FREE e-Newsletter
Important News - Hot Topics
Get them Now!

The Law Officer's Pocket Manual - Bloomberg BNA
This handy 4" x 6" spiral-bound manual offers examples showing how rules are...

Top News

Video: Suspect in Boston Officer Shooting Held on $1.5 Million Bail

January 12, 2016  | 

VIDEO: Suspect in Boston Officer Shooting Held on $1.5 Million Bail

The man charged with shooting a Boston drug unit officer bellowed, "Boston police officers tried to assassinate me!" from behind a partially closed door this morning as a Dorchester District Court judge ordered him held on $1.5 million bail, reports the Boston Herald.

Grant Headley, 27, of Dorchester, squeezed off five .40-caliber rounds from a fully loaded semi-automatic gun, striking undercover Boston Police Officer Kurt Stokinger once in the left leg before the handgun jammed, leaving seven rounds in the magazine and a live round stuck before it was fed to the chamber, a prosecutor told the Herald.

"It did jam," assistant Suffolk District Attorney Mark Hallal said following the arraignment of Headley in a courtroom packed with both uniformed and plainclothes police.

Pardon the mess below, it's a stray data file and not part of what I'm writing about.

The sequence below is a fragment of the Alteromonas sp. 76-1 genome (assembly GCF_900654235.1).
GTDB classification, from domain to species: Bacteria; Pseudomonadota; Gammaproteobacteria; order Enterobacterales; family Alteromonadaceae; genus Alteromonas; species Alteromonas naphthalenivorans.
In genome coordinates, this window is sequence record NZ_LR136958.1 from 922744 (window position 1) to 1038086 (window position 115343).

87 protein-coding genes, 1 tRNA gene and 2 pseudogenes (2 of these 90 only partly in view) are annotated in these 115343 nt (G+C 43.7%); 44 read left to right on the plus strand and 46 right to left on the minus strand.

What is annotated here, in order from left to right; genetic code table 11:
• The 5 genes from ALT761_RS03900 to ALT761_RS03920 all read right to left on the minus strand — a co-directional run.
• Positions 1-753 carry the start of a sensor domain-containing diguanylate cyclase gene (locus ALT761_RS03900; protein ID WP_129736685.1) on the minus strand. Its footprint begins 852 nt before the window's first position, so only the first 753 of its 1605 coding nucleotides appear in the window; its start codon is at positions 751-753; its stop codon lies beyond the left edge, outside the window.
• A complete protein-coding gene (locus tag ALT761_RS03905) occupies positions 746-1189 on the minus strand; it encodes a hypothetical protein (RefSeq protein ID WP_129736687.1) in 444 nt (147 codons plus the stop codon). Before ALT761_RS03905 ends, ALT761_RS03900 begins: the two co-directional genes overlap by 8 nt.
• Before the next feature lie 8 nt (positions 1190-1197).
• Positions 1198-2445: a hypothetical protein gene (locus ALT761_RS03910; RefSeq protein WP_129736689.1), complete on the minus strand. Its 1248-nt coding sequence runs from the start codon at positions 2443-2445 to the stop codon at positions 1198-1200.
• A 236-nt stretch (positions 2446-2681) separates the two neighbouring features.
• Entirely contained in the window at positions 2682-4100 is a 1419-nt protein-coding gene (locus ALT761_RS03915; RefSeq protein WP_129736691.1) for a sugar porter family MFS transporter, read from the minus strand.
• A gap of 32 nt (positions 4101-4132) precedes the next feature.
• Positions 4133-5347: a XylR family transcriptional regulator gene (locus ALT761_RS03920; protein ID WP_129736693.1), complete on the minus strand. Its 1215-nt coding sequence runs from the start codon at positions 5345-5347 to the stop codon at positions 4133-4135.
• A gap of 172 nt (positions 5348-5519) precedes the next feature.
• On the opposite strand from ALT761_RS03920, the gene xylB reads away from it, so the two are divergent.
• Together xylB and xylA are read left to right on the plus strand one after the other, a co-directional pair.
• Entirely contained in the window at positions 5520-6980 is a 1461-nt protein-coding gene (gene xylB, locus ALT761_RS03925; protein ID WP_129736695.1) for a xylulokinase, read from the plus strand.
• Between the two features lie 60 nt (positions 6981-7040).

Hallal told Judge Jonathan R. Tynes Friday morning's harrowing encounter on Mount Bowdoin Terrace in Dorchester actually began Tuesday when officers from the Drug Control Unit, including Stokinger, a 37-year-old father of two, allegedly observed Headley sell a woman crack cocaine for $20 on Glenway Street.

Tynes ordered Headley held on $500,000 for the drug charges and $1 million for the shooting.


Be the first to comment on this story





POLICE Magazine does not tolerate comments that include profanity, personal attacks or antisocial behavior (such as "spamming" or "trolling"). This and other inappropriate content or material will be removed. We reserve the right to block any user who violates this, including removing all content posted by that user.
Get Your FREE Trial Issue and Win a Gift! Subscribe Today!
Yes! Please rush me my FREE TRIAL ISSUE of POLICE magazine and FREE Officer Survival Guide with tips and tactics to help me safely get out of 10 different situations.

Just fill in the form to the right and click the button to receive your FREE Trial Issue.

If POLICE does not satisfy you, just write "cancel" on the invoice and send it back. You'll pay nothing, and the FREE issue is yours to keep. If you enjoy POLICE, pay only $25 for a full one-year subscription (12 issues in all). Enjoy a savings of nearly 60% off the cover price!

Offer valid in US only. Outside U.S., click here.
Police Magazine